Access to most of the private companies held by Scottish Mortgage come about as a result of the managers’ reputation as long term and supportive investors, as well as established relationships with other companies in the portfolio. One example is Bytedance, a company set up by a group of Baidu (a Chinese company similar to Google) executives whose idea for a short-form video sharing platform was dismissed internally. The managers point out that Bytedance now commands a quarter of the advertising market in China and is expanding overseas through its popular TikTok platform, which has emerged as a challenger to Facebook. For now, it remains entirely in private hands.
It doesn’t always work out
One investment that hasn’t worked out for the Trust is online food delivery service Grubhub. Interestingly, the managers believe this is partly because the company is listed and under pressure from investors to grow quarterly numbers. They suggest that unlisted rivals without this pressure have been able to take the long-term view and invest to gain market share rather than grow profit, which has undermined Grubhub’s market position.
Besides individual company failures, which are inevitable when targeting higher-growth investments, a more general risk facing Scottish Mortgage is that it could suffer from a shift in investor sentiment. In recent years, investors have increasingly favoured the high growth but relatively expensive companies the managers invest in, and this has helped boost returns. However, if they switch more to backing cheaper ‘value’ or high-yield investments this could impact performance.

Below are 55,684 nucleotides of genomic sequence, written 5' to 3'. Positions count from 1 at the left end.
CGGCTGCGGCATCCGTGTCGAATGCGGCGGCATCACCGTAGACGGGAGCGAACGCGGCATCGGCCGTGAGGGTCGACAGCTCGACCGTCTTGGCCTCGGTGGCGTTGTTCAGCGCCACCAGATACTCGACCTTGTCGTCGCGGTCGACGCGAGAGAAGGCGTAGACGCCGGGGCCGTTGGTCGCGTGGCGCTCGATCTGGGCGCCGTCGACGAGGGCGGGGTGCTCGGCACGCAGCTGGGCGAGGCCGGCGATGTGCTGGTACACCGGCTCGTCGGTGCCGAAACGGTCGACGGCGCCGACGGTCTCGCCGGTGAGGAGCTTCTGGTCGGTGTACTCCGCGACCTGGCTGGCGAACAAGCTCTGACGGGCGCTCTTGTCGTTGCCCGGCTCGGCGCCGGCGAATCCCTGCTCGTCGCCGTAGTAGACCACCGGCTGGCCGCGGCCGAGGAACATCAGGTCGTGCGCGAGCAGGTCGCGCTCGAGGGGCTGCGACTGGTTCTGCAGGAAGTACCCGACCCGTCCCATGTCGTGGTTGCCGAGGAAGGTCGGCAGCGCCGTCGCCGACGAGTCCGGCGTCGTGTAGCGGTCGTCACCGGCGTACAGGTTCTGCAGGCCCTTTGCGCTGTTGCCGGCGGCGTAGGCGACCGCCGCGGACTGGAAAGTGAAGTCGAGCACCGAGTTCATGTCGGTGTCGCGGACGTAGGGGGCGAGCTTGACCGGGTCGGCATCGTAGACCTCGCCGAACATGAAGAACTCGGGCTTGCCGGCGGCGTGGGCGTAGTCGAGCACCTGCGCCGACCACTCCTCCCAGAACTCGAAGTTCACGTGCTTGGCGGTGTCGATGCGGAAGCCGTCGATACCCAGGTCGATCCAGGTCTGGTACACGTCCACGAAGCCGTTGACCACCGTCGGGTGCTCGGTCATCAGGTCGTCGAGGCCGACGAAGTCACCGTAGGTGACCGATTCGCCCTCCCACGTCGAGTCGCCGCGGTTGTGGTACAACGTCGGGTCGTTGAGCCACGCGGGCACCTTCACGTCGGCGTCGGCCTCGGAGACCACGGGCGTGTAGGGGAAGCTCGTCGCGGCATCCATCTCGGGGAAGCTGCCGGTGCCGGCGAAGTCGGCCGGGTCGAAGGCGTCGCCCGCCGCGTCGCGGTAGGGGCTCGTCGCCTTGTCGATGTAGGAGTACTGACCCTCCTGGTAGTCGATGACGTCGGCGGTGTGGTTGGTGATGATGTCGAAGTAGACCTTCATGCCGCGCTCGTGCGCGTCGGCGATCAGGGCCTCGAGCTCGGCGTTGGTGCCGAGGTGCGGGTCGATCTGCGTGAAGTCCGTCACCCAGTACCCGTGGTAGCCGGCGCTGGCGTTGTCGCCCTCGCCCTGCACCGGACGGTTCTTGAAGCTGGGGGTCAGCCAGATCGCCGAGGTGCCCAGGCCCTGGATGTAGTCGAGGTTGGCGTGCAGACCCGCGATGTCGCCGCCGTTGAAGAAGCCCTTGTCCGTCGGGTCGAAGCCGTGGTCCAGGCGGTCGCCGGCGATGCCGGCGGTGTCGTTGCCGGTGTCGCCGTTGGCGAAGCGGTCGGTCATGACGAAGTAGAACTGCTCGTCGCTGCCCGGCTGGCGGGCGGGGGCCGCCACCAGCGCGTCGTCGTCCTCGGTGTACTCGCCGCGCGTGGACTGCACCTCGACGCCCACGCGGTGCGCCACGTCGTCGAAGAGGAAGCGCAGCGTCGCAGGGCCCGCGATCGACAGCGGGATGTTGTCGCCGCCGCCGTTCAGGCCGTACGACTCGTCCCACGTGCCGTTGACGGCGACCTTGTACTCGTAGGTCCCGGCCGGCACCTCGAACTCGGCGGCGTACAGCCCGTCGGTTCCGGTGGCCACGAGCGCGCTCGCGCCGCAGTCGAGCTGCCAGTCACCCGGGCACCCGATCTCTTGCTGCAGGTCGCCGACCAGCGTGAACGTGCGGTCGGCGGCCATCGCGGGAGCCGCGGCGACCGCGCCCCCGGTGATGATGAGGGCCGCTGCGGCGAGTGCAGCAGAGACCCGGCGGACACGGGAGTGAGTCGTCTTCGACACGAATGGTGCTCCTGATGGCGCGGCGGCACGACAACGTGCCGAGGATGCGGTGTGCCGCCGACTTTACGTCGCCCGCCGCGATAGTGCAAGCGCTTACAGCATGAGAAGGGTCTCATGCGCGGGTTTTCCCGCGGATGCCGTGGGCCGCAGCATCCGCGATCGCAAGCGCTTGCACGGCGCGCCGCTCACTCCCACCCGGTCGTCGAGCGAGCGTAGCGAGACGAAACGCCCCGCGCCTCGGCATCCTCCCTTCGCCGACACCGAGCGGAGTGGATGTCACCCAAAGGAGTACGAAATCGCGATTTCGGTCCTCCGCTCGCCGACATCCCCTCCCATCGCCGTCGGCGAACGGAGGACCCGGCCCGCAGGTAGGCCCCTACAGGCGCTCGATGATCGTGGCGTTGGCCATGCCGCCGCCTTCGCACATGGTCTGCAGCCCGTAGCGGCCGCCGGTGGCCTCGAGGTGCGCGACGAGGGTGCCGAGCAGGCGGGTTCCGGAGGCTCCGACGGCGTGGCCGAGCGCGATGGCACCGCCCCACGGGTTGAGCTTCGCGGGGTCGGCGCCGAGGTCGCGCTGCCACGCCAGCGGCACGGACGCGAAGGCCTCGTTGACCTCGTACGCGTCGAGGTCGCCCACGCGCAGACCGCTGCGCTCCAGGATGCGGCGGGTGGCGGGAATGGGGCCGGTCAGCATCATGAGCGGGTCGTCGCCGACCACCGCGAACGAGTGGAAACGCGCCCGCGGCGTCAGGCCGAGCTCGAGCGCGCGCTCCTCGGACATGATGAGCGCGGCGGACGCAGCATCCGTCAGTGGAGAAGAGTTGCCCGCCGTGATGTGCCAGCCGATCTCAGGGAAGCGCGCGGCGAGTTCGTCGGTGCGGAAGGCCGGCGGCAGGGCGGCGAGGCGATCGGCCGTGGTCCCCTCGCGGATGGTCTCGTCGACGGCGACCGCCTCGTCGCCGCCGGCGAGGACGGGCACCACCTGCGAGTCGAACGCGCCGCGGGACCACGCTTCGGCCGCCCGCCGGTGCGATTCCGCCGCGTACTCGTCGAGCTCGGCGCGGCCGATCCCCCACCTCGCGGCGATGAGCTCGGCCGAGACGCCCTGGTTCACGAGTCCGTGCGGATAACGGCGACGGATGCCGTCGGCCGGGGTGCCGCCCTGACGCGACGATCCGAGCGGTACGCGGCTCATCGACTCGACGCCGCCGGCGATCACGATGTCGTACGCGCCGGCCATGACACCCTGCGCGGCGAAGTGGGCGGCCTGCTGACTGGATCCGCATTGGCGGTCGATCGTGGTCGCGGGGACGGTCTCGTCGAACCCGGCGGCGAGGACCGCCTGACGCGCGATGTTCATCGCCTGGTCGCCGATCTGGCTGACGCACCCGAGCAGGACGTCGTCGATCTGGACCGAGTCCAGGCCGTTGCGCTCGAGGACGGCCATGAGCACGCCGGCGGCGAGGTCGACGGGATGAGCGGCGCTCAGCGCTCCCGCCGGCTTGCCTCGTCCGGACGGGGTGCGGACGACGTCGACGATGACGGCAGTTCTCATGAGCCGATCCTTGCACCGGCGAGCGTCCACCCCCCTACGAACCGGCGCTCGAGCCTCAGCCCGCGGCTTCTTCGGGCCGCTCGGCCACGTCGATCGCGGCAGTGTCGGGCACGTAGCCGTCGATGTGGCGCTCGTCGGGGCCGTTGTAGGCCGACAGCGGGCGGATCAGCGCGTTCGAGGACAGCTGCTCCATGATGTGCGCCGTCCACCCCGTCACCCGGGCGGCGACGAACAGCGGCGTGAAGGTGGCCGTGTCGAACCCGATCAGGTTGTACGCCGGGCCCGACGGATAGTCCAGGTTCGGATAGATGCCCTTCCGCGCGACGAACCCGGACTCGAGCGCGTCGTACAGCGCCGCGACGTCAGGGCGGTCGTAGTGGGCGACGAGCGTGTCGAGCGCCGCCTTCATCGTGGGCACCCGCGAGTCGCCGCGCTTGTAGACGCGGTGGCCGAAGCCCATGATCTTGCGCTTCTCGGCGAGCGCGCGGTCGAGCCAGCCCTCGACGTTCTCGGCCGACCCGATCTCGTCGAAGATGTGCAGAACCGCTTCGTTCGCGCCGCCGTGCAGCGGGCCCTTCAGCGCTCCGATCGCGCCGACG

The managers concede that a temporary ‘mean reversion’ could occur, but in the longer term they believe many companies that seem cheap will be significantly challenged – and that their apparent value is illusory. A case in point is the energy sector where large-scale battery storage costs are falling rapidly, allowing renewable energy to become significantly cheaper than traditional forms of energy generation. This potentially leaves more traditional companies with ‘stranded assets’, such as fossil fuel reserves, that are ultimately left close to worthless.
Scottish Mortgage has a clearly defined identity of backing fast-growing and potentially world-changing businesses, a high-conviction approach and very competitive annual charges. It’s a good advertisement for active fund management and we remain positive on longer term prospects.
The drawback is risk to capital in the shorter term. A good deal of optimism can already be factored into the share prices of high-growth companies, meaning any disappointing news can be severely punished. In addition, there is gearing (borrowing to invest) within the Trust, which serves to increase the risk of the investment further, exacerbating the price movements of an already-adventurous portfolio.
We therefore believe the Trust should be considered a higher risk global equity option for those who share the managers’ long-term perspective – as well as their assertion that a small band of companies will dominate market returns – and are happy to ride out significant short-term volatility. It remains part of our Direct Investment Service Preferred List our curated list of investments for new investment in their respective sectors.